The Mommy Wars and Breast Milk

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5 Responses

  1. The Time piece didn’t identify what sorts of women were outsourcing the nursing of their children. We can guess that the women are wealthy because of the exorbitant cost, but are they professional women or just wealthy women who don’t choose to nurse their children? At least from my own experience and that of my friends, I can tell you that it’s much easier for professional women to nurse after returning to work than for other types of female workers. I’ve always had an office with a door that locks, but not every woman does. I’ve known secretaries that have had to go to conference rooms to nurse. Nursing at work comes with hassles, but those hassles are fewer as you go up the income chain.

  2. Frank says:

    Here’s a query/worry to add to Angel’s. On the one hand, a thriving market in breast milk may seem to enhance the freedom of working moms to perform demanding jobs without having to take time out to breastfeed. On the other hand, once that option is available, pressure may build to take advantage of it. I.e., it may seem less acceptable to give “wanting to breastfeed” as a rationale for wanting to have a maternity leave.

    Of course, concerns like this apply just as much to, say, pumps as to outsourcing (see, e.g.,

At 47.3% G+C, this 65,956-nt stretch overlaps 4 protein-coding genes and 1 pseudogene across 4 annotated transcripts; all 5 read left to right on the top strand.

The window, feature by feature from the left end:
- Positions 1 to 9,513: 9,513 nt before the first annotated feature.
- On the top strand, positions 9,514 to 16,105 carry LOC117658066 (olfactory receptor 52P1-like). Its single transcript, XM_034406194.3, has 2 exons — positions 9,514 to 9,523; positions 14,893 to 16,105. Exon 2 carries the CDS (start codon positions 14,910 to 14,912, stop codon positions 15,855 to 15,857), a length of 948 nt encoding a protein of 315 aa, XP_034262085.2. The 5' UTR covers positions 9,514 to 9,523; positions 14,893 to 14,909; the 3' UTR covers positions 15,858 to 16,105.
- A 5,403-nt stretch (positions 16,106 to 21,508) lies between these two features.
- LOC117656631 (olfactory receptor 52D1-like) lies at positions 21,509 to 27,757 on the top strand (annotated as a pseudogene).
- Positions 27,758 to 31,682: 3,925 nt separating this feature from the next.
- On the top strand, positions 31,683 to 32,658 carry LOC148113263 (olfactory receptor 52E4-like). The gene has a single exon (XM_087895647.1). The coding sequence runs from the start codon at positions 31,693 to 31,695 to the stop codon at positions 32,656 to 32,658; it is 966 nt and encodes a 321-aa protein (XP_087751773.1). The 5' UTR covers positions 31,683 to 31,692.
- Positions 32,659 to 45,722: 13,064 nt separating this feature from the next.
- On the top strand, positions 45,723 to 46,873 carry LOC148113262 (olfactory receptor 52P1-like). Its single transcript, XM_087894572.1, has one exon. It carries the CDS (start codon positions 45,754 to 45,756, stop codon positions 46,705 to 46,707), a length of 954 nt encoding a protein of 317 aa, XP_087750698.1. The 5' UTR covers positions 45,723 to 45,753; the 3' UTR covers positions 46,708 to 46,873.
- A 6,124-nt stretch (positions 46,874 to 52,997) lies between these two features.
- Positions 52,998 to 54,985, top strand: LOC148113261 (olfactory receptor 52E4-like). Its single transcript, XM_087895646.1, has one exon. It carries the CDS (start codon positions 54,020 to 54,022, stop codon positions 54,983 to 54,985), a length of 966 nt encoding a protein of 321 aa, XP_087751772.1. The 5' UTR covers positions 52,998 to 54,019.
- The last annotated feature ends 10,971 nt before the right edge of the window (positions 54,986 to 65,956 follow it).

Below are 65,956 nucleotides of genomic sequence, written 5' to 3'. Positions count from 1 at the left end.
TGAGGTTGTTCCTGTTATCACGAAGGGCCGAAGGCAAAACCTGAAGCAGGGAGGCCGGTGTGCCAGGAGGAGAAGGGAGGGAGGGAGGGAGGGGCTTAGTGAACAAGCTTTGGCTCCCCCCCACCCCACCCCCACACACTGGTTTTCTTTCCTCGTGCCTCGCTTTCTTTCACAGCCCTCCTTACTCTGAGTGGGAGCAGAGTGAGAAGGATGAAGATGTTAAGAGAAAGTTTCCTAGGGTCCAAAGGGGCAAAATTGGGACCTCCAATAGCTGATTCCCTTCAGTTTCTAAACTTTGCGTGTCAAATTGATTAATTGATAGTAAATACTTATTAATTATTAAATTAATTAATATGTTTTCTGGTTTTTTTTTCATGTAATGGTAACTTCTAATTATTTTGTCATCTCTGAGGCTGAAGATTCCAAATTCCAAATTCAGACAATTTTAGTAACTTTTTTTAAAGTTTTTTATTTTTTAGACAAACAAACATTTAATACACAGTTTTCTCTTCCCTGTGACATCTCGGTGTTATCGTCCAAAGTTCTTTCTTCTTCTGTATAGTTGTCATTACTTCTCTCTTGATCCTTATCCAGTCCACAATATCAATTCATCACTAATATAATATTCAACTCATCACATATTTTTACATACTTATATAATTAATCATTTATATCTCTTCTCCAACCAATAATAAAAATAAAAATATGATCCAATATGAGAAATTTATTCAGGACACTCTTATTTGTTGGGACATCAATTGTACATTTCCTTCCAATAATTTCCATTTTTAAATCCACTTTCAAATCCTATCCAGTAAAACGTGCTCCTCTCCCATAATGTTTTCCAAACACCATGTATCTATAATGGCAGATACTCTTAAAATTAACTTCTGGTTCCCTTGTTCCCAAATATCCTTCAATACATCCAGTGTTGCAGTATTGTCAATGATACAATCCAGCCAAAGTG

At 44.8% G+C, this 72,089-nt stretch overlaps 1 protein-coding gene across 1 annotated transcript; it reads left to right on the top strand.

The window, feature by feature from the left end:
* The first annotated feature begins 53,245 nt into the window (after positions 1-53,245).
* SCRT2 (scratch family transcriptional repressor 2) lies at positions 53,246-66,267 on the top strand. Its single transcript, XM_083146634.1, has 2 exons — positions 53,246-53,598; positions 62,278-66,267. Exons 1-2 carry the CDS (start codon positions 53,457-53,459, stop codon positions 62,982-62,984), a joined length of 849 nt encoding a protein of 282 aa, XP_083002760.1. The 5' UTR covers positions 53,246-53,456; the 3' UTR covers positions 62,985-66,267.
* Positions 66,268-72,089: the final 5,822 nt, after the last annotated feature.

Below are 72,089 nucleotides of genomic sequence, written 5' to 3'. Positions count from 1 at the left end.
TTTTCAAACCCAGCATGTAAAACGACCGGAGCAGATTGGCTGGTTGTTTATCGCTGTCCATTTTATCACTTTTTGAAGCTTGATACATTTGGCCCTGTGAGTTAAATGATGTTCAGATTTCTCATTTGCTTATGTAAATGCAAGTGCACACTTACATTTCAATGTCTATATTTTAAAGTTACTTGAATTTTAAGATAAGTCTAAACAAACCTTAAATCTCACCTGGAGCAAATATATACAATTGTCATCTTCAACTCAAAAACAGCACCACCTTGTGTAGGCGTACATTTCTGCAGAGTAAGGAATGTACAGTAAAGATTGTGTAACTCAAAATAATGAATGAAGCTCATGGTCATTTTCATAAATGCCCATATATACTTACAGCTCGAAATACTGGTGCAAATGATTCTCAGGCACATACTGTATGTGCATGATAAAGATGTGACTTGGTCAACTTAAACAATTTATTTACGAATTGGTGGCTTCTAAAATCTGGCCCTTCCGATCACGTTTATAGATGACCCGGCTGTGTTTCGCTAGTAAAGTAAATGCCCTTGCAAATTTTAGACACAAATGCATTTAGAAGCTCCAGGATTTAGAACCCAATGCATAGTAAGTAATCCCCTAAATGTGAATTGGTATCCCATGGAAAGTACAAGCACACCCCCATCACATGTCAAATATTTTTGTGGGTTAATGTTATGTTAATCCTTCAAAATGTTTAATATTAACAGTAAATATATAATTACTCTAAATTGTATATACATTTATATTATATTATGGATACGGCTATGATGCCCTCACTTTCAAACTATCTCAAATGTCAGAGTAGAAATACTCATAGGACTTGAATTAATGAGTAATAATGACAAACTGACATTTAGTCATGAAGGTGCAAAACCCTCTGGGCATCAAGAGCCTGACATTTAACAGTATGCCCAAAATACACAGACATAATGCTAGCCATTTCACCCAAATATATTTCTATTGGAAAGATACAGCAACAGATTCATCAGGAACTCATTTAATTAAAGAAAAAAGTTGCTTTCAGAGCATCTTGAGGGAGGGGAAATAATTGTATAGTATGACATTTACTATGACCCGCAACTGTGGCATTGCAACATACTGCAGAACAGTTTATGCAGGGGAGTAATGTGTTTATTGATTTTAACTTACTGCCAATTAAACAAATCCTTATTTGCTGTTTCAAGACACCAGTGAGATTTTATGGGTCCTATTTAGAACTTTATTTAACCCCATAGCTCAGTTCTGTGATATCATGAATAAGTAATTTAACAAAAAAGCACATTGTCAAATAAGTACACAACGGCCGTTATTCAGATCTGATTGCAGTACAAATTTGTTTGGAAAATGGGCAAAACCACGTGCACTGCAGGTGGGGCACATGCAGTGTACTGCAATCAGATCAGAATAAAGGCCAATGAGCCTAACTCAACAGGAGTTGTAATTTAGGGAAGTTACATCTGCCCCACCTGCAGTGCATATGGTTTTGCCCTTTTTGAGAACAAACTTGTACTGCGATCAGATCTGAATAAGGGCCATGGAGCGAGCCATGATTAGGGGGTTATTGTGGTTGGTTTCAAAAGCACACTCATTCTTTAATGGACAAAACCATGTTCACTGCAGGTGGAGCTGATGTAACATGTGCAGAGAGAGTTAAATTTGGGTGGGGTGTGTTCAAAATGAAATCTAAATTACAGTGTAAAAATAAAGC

http://www.mayoclinic.com/health/breast-feeding/PR00002

    Christine raises an interesting question re the class dynamics here; perhaps it’s more a matter of helping the middle class than elite moms. My law firm in DC had day care in the basement of the building and I would hope other top-tier employers consider this type of innovation important to retention. As E.J. Graff has noted, the class dynamics of the “mommy wars” are often skewed by the social network of mainstream media reporters:

    http://www.npr.org/templates/story/story.php?storyId=9918831

  3. Nate Oman says:

    I would not that it is harldy the Mommy Wars alone that get skewed by the social networks of mainstream media reporters…

  4. “What does all of this have to do with law? We first have to ask whether states should regulate a market in human breast milk, or more specifically, who can be a wet nurse?”

    What about a woman’s right to choose?

    and

    “I must admit that I am particularly uncomfortable with the potential exploitation of poor women who have few options.”

    so you would consider reducing those few options by one?

    I know this posting was more questions than policy advocacy but let’s face it – the only market for this “service” is of other women…and I’m not comfortable working up concern for an issue that won’t primarily demonize conservative straight white males.

  5. proud breastfeeding mother says:

    i breast fed my own child and another child that came to this contry sick and alone.i was proud of my choice and would of continued doin it if i was able(developd postpartum and had to stop bc of my medicatin).i would do it in a heartbeat again and am ashamed that people are lookin down on those who do.i didnt do it for money,and it has nothing to do with slavery.Out of all that was wronge with slavery this isnt the biggest!!!!i would proudly nurse another baby no matter the race! better breast feed than prostituteing!thank u to all who nursed wether your own or others children.